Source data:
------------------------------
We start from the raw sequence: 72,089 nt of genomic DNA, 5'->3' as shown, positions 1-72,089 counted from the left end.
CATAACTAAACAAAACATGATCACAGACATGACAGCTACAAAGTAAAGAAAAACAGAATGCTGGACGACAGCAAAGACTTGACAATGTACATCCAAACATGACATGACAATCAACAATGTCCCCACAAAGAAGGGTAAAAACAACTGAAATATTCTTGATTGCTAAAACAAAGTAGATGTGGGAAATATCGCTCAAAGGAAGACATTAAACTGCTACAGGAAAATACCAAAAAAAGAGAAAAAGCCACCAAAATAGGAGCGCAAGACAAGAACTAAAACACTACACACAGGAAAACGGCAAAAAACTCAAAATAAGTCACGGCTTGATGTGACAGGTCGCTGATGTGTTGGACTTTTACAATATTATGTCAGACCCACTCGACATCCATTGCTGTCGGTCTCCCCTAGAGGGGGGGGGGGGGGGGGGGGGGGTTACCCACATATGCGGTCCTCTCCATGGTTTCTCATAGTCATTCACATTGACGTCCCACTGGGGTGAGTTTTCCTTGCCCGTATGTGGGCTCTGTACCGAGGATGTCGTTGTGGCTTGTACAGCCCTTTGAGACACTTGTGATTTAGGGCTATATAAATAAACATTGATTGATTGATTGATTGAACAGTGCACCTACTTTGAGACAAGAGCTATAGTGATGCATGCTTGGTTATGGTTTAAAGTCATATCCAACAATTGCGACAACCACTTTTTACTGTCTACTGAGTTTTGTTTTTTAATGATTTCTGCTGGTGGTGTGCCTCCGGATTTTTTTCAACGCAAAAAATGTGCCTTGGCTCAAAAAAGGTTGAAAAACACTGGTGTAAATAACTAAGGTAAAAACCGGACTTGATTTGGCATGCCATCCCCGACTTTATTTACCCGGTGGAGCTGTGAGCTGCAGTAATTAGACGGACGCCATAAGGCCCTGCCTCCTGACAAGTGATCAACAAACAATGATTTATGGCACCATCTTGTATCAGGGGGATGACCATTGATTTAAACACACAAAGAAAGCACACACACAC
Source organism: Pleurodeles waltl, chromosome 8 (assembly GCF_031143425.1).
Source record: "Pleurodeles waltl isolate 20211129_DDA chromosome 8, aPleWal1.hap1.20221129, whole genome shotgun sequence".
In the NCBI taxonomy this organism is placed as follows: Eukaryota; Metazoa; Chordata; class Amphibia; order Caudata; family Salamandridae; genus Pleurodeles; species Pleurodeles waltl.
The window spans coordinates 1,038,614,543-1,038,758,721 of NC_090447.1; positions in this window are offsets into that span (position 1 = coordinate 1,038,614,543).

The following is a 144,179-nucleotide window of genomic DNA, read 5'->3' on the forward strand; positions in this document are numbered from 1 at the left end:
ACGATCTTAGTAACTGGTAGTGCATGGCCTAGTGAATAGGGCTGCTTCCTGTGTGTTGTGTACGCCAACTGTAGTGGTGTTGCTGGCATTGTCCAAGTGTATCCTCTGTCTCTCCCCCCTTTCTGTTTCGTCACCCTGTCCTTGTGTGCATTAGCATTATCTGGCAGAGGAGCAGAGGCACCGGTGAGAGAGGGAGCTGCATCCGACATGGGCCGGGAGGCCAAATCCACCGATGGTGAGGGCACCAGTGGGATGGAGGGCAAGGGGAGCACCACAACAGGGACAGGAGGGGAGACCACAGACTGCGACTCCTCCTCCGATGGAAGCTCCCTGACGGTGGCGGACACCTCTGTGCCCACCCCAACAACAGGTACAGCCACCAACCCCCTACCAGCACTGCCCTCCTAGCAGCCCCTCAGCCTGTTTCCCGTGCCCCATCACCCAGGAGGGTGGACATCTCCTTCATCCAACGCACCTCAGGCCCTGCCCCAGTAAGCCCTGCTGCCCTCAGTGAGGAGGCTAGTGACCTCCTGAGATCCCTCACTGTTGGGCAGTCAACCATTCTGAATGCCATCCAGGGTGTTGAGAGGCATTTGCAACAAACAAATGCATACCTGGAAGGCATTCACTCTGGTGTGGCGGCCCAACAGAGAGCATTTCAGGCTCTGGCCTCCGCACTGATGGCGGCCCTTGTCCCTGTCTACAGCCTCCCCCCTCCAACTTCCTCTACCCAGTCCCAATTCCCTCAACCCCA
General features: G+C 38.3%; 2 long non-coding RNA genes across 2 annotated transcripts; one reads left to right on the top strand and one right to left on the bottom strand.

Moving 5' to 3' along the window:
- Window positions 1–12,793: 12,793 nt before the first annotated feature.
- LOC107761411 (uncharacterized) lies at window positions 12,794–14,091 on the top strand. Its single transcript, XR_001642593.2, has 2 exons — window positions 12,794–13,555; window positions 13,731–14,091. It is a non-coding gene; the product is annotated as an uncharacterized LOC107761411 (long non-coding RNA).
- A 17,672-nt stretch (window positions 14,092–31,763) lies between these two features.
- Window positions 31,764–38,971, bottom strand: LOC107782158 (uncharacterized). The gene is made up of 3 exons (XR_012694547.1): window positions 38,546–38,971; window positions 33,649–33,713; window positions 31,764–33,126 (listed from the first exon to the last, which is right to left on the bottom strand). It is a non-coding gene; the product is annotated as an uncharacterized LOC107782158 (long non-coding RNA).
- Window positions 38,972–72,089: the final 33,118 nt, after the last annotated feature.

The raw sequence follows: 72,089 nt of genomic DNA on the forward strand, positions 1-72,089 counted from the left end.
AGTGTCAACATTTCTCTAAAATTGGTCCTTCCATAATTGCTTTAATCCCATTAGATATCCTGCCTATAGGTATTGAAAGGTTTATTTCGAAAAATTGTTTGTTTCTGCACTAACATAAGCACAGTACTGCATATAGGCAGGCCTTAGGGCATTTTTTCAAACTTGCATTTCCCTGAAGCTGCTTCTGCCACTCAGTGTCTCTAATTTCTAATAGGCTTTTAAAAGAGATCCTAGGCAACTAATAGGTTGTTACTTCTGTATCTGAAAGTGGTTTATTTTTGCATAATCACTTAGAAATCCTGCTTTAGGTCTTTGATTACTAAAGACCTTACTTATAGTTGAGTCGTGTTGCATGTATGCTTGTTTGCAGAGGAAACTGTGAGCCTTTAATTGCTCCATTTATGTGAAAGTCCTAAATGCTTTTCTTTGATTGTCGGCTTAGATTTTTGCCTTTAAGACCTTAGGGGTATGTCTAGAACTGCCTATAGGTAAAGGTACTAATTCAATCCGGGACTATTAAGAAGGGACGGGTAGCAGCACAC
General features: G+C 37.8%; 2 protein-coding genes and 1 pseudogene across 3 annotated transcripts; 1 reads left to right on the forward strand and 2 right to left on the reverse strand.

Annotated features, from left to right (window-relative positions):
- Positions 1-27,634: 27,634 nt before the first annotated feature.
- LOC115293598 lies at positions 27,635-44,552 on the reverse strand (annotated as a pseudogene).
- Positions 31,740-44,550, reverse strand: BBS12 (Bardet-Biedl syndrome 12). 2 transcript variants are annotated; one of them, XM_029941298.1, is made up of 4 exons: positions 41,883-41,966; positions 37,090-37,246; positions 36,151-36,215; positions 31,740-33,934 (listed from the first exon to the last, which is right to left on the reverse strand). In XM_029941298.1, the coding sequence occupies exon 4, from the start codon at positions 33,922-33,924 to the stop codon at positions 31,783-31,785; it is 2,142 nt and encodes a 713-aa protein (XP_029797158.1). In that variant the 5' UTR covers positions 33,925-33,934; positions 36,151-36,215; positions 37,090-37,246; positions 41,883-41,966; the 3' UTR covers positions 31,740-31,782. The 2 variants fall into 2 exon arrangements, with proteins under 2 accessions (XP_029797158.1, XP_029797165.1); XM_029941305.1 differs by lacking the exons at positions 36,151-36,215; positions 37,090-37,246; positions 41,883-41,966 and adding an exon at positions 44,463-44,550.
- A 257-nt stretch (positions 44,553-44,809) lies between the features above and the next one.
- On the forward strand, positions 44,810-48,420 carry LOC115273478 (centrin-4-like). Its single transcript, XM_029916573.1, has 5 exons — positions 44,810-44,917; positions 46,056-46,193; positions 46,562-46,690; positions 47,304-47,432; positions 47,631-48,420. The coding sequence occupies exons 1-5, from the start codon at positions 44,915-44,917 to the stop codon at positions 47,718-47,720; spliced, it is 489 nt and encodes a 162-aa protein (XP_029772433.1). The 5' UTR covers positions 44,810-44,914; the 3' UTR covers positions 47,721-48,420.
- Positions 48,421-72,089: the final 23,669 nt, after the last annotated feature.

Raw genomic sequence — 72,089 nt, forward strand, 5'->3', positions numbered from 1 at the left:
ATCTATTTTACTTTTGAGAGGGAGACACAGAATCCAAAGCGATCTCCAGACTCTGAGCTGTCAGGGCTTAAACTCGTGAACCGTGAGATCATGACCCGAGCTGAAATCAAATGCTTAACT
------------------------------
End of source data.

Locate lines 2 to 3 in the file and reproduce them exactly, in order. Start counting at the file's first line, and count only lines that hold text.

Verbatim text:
CATAACTAAACAAAACATGATCACAGACATGACAGCTACAAAGTAAAGAAAAACAGAATGCTGGACGACAGCAAAGACTTGACAATGTACATCCAAACATGACATGACAATCAACAATGTCCCCACAAAGAAGGGTAAAAACAACTGAAATATTCTTGATTGCTAAAACAAAGTAGATGTGGGAAATATCGCTCAAAGGAAGACATTAAACTGCTACAGGAAAATACCAAAAAAAGAGAAAAAGCCACCAAAATAGGAGCGCAAGACAAGAACTAAAACACTACACACAGGAAAACGGCAAAAAACTCAAAATAAGTCACGGCTTGATGTGACAGGTCGCTGATGTGTTGGACTTTTACAATATTATGTCAGACCCACTCGACATCCATTGCTGTCGGTCTCCCCTAGAGGGGGGGGGGGGGGGGGGGGGGGTTACCCACATATGCGGTCCTCTCCATGGTTTCTCATAGTCATTCACATTGACGTCCCACTGGGGTGAGTTTTCCTTGCCCGTATGTGGGCTCTGTACCGAGGATGTCGTTGTGGCTTGTACAGCCCTTTGAGACACTTGTGATTTAGGGCTATATAAATAAACATTGATTGATTGATTGATTGAACAGTGCACCTACTTTGAGACAAGAGCTATAGTGATGCATGCTTGGTTATGGTTTAAAGTCATATCCAACAATTGCGACAACCACTTTTTACTGTCTACTGAGTTTTGTTTTTTAATGATTTCTGCTGGTGGTGTGCCTCCGGATTTTTTTCAACGCAAAAAATGTGCCTTGGCTCAAAAAAGGTTGAAAAACACTGGTGTAAATAACTAAGGTAAAAACCGGACTTGATTTGGCATGCCATCCCCGACTTTATTTACCCGGTGGAGCTGTGAGCTGCAGTAATTAGACGGACGCCATAAGGCCCTGCCTCCTGACAAGTGATCAACAAACAATGATTTATGGCACCATCTTGTATCAGGGGGATGACCATTGATTTAAACACACAAAGAAAGCACACACACAC
Source organism: Pleurodeles waltl, chromosome 8 (assembly GCF_031143425.1).